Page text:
An analysis of census data completed during the planning process identified several neighborhoods along the Véloop route where more than 21% of households did not have access to a vehicle, making it difficult and potentially dangerous to get around, especially without protected bike routes.
“Why couldn’t we build the other sections while we’re waiting?” Angelle asked.
The need is certainly there, said Nureaka Ross, a Northside resident, transportation advocate and current candidate for city council.
“It’s a real problem,” Ross said of the lack of safe transit routes for local residents, many of whom, she said, already use bikes to get around. “Whenever this is built, I’m sure even more people will. But right now, I don’t even feel safe to ride my bicycle,” Ross said, adding that she sold her own bike for lack of safe routes to ride it on.
Stephen Ortego, the architect of the government’s ambitious plan, said he would have liked to see parallel efforts on both the southern and the northern sections of the Véloop, signaling a commitment to increasing equity and access between different neighborhoods — one of the benefits identified in the plan.
Still, he supports the selection the city-parish government has made — as long as it gets constructed. His team submitted final plans to the public works department in December, Ortego noted, but they are yet to be put out for contractors to bid on.
“Build the Véloop first, people are going to use it. The data tells us that,” Ortego said. “It just needs to start getting built.”
As for the Northside, Hernandez points to a variety of other projects currently in the pipeline that would improve transportation safety for residents, especially for those using transit options other than a personal vehicle.
The Evangeline Corridor Improvement Program features $16 million worth of projects along and around the major thoroughfare, including streetscaping, lighting and intersection improvements.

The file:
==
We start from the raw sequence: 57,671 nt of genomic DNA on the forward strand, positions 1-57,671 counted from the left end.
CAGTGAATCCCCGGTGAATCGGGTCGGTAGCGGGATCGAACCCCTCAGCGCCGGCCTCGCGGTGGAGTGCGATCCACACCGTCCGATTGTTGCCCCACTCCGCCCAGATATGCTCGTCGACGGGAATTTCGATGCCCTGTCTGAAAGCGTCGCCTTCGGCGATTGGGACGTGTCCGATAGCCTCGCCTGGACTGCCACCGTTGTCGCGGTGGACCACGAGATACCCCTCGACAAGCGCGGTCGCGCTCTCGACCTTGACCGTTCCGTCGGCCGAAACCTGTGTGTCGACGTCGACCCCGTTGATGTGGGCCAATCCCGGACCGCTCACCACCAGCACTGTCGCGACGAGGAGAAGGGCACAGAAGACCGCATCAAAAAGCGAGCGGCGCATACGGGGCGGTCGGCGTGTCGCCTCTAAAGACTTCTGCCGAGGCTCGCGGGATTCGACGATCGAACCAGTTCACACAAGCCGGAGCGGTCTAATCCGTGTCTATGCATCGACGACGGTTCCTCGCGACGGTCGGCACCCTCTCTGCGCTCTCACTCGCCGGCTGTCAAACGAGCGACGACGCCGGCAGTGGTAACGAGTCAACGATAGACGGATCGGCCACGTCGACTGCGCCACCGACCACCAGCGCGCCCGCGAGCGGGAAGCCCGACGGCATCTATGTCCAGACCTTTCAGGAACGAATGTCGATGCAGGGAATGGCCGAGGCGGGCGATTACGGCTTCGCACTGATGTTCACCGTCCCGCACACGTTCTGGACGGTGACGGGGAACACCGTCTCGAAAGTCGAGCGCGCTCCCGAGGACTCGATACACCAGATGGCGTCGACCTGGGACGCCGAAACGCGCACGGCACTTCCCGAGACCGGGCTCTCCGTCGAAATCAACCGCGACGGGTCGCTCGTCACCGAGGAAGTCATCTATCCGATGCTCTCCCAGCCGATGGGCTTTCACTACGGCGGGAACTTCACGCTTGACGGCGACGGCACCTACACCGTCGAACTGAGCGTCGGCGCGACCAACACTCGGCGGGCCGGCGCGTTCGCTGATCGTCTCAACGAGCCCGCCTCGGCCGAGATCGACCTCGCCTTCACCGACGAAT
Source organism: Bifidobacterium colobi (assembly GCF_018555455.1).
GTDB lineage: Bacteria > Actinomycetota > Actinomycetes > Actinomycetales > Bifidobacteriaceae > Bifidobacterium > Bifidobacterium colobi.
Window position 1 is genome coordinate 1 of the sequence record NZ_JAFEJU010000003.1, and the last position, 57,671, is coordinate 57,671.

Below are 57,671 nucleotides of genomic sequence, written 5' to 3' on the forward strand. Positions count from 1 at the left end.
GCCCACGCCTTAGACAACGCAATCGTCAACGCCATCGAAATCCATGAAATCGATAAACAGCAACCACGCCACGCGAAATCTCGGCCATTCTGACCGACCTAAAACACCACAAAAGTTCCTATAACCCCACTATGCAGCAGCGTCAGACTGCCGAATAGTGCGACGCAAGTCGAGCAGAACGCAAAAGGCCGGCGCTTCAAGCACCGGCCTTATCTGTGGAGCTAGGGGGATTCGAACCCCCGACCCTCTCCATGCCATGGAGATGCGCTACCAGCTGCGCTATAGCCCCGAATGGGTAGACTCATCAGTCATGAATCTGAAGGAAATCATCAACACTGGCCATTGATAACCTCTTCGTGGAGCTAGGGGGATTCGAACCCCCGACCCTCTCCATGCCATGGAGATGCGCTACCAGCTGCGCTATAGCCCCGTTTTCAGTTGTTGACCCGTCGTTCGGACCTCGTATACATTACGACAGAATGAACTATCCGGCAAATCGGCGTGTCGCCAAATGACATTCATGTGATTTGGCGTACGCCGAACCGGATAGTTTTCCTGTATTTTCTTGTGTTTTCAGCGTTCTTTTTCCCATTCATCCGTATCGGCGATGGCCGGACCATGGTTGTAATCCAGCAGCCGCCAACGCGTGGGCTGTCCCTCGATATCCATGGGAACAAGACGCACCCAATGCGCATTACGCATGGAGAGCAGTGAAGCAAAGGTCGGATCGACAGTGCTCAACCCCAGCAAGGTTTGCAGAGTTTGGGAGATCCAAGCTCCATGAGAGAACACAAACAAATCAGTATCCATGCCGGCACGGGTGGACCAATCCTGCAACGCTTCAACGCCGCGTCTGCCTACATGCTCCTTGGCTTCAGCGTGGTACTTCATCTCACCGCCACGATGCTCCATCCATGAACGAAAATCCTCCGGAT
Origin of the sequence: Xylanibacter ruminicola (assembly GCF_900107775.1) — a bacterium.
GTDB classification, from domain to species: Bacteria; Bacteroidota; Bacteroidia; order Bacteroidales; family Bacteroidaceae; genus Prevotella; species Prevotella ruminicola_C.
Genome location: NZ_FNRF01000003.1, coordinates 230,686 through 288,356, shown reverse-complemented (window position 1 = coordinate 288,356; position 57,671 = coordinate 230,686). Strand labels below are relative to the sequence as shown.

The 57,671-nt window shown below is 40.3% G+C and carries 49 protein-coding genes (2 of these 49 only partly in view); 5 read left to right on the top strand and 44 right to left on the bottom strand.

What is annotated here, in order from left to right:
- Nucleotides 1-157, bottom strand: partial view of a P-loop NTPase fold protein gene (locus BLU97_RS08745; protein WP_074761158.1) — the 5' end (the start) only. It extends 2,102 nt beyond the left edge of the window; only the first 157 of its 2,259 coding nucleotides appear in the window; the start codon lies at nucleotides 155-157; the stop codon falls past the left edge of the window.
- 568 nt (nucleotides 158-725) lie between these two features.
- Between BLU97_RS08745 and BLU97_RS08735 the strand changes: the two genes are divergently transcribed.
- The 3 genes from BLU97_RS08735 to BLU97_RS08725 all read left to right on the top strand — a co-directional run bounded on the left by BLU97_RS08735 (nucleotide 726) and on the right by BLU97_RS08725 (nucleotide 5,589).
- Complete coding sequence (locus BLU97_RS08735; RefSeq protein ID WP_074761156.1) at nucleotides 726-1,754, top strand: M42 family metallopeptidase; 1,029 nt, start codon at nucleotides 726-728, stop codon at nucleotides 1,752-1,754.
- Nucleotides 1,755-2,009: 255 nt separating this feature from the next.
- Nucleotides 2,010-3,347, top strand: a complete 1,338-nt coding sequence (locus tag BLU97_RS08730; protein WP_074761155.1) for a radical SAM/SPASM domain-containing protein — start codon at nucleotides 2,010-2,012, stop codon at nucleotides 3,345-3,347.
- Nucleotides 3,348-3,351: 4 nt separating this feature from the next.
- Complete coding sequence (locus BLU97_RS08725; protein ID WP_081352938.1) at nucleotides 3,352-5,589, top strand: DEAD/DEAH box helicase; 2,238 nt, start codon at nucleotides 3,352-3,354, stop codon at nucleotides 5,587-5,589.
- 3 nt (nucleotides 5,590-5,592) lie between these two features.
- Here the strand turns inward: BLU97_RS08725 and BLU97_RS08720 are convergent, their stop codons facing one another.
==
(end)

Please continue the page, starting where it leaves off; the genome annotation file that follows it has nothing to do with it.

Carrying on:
Another project on the Northside, a conversion of railroad tracks to bike trails dubbed “Rails to Trails” would tie into one of the routes laid out in the master plan. This particular project has been in the works since the 1990s, but bikeways are yet to materialize.
“That project is near and dear to my heart,” said LCG Planning Manager Cathie Gilbert, adding that she hopes the project, in addition to garnering federal funds, will be the next one on the list to be funded by the total of $14.5 million in bikes and trails funds allocated in the Five-Year Capital Improvement Plan.
Lafayette is on the verge of investing millions in urban core neighborhoods set to be traversed by the I-49 Connector.
With sufficient funding and commitment, the 50-mile network of trails and paths could remake how Lafayette gets around.
The department is currently in the process of appraising the land in question and trying to hammer out a deal with the railroad companies, which have been slow to respond, according to Gilbert.
Along with highlighting projects outside of the Bicycle Master plan’s core scope that contribute to the same goal of making the city safer, more accessible and more enjoyable for cyclists, department staff tried to manage expectations.
“This does have implementation in mind, but it’s not something that’s implementable in the near term,” Hernandez said. “This is a long-term plan.”